By Karen Repoli
People are savvy these days when it comes to the Internet. They aren’t just searching for fluff, but concrete facts and information that they can use. No matter what you’ve heard, content is still king and people want as much of it as you can give them.
Customers are not swayed by a sales pitch alone. There has to be something more. Businesses are learning to use strategies that involve emotion to draw the customer in. I‘m not talking about or condoning trickery in any way. It has been shown time and time again that people become loyal customers of certain products when there is an emotional attachment of some kind involved.
In fact, this has evolved into a method of marketing: emotional branding. At the base of this marketing technique, is putting the needs of your customers ahead of the product or service you are selling.
“Customers define themselves through brands they use. The branded clothes they wear, the cars they drive, the drinks they consume, university they attended, favourite spots to hang out, and so on.” ~ Nyimpini Mabunda, Smirnoff Vodka Marketing Manager:Emotional Branding In a Changing Marketplace
You probably know several brands that demonstrate the power of emotional marketing. Brands such as Pepsi and Oil of Olay share a deep emotional connection with their customers by appealing to youthfulness or status. In doing so, they earn unwavering consumer loyalty.
One example, that I think is outstanding, is Harley Davidson. Watch this video from Graeme Newell of 602 Communications on how Harley used emotional marketing and created their lifestyle brand:
Here’s another example. A budding entrepreneur watches a commercial where someone much like themselves uses the same CRM, such as Infusionsoft, successfully to build their six figure business. In the next shot, that same entrepreneur is now successful and living the life they aspire to. The new business owner who feels a tug of greatness will associate that brand of CRM with business success.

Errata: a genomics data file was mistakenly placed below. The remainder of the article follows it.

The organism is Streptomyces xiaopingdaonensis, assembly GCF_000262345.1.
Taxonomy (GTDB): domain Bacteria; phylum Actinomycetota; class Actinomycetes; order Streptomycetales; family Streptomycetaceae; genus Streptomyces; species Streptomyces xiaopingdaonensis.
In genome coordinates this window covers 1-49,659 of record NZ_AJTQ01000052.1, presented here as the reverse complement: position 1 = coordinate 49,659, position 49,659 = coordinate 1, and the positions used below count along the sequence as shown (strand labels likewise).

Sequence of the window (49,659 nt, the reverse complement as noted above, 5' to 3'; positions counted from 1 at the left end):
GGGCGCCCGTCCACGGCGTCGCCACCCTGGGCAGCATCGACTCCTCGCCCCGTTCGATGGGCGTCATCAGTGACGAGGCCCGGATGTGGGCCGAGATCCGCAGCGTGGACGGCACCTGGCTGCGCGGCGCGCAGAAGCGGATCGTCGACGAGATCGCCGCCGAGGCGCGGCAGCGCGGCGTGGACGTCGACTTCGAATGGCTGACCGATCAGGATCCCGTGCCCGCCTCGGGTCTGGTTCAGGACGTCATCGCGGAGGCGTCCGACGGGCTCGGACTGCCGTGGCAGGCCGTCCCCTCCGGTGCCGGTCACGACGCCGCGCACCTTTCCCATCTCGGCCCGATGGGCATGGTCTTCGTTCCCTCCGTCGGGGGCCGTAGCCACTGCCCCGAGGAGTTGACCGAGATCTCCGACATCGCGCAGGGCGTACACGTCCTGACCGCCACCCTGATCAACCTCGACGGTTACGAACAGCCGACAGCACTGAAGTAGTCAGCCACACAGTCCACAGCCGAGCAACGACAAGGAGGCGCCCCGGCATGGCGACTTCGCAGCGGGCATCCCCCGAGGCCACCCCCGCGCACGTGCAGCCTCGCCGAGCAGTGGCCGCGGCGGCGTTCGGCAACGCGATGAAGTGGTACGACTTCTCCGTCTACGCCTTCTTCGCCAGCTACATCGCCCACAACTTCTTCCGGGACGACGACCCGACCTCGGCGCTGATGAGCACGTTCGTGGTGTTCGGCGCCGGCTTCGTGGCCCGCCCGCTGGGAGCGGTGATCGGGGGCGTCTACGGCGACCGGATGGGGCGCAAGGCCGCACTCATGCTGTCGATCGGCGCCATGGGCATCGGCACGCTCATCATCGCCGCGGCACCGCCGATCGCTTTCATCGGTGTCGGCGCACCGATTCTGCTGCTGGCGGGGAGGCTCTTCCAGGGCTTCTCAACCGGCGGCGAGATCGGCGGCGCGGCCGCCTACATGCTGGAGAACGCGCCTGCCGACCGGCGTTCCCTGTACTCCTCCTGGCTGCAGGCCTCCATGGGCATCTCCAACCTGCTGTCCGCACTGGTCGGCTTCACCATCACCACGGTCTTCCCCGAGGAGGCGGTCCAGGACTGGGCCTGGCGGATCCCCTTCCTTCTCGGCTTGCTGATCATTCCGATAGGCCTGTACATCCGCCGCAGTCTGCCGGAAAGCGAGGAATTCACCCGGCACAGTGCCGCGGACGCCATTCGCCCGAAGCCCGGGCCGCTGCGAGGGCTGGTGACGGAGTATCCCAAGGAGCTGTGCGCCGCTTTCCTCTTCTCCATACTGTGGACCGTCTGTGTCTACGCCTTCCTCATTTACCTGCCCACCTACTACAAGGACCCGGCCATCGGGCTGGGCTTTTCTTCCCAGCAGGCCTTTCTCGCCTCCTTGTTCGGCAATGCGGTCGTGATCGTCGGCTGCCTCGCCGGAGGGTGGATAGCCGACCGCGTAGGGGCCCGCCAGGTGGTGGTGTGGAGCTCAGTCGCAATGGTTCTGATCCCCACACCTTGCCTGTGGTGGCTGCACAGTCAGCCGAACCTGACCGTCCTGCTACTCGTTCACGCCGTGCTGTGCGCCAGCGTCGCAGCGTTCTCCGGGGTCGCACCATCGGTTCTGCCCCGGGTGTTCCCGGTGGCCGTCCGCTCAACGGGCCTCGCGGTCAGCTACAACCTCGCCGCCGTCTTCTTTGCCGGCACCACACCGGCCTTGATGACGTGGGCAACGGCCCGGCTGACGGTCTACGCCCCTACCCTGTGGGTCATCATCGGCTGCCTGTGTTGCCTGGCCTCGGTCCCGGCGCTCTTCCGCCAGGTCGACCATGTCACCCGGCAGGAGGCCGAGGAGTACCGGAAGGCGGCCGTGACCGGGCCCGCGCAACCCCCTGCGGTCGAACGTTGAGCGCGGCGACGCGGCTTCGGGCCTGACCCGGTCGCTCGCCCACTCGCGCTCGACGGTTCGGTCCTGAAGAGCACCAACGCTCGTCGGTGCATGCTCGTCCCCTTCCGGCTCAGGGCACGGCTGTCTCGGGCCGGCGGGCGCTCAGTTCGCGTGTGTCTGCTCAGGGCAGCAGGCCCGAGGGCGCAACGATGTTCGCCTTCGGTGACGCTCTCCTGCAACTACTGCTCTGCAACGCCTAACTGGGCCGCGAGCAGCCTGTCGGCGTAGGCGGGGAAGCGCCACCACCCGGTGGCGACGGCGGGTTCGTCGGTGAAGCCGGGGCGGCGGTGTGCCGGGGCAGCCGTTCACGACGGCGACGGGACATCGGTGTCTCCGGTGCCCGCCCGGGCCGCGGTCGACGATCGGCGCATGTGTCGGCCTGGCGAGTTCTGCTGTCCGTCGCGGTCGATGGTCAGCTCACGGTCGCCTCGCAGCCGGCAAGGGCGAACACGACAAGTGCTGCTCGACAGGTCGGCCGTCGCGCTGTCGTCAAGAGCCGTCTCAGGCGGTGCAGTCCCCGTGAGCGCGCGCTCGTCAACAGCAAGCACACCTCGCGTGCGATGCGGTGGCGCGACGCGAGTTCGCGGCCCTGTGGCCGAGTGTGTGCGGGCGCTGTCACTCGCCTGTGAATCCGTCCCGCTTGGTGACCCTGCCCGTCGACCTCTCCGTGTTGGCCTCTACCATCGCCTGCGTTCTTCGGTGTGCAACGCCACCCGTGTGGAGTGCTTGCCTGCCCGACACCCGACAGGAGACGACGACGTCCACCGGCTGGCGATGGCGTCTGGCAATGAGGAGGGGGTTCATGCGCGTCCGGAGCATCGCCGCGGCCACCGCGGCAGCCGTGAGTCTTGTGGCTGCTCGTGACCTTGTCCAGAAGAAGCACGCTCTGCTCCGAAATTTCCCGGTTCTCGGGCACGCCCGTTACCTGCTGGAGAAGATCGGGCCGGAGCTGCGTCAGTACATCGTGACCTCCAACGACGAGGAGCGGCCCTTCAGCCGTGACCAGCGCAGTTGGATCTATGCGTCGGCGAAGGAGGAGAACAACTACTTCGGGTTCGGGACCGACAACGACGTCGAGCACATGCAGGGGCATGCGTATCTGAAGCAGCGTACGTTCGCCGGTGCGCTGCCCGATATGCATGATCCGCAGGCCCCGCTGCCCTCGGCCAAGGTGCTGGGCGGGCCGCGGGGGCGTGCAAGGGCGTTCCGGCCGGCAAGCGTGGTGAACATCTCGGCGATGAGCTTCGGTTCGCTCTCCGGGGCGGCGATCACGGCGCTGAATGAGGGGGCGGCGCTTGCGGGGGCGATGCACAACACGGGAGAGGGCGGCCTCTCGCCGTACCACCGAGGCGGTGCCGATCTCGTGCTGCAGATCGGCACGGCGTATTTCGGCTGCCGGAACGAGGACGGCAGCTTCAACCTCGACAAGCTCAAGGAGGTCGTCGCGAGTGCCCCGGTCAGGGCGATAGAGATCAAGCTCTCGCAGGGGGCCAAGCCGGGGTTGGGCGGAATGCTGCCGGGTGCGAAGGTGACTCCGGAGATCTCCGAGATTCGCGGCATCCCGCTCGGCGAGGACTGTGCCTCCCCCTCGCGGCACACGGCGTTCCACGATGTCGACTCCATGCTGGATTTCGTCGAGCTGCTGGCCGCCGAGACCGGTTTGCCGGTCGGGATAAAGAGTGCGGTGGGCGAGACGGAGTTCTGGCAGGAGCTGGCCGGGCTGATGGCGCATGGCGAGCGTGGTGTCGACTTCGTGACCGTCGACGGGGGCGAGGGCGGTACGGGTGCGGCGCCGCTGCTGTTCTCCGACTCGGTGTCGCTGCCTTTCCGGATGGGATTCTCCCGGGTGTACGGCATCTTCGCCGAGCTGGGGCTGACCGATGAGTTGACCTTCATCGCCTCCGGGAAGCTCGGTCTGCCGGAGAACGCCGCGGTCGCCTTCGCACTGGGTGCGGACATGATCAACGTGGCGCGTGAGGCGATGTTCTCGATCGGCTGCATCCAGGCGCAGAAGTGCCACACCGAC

Content can achieve the same thing for you. Customers don’t want to be preached to 24/7 about buying your products, even if they are part of your niche audience. What they want is to know how your product can impact their lives in a positive way. They are looking for added value.
Content on your website should focus on providing information on subjects and issues related to your products or service. If you are an interior designer like Jeanette Chasworth of The Color Whisperer offer content on the best colors for a bedroom to create a calm and relaxing environment. Keywords are crucial in your content because you want to use words that people search for that will lead them back to you.
Before someone remodel’s their home, they might first want to find the best colors to use to create the right atmosphere in their bedroom. If you have that information in a well-written article or blog post, chances are they will read it and visit your site for other helpful articles as well as products or services they might purchase.
Don’t forget that every article that you write on your website should be linked to your social media page. This gives people who initially find you on Facebook an opportunity to preview the types of information they will find on your website. If you use WordPress, social sharing is easy to set up with one of a vast array of plug-ins.
You can use content marketing to build trust and form an emotional bond with your target audience. Provide quality information and your brand and website will be the place to go for answers. When you are recognized and known for being a source of the best information in your field, your paid offerings will basically sell themselves.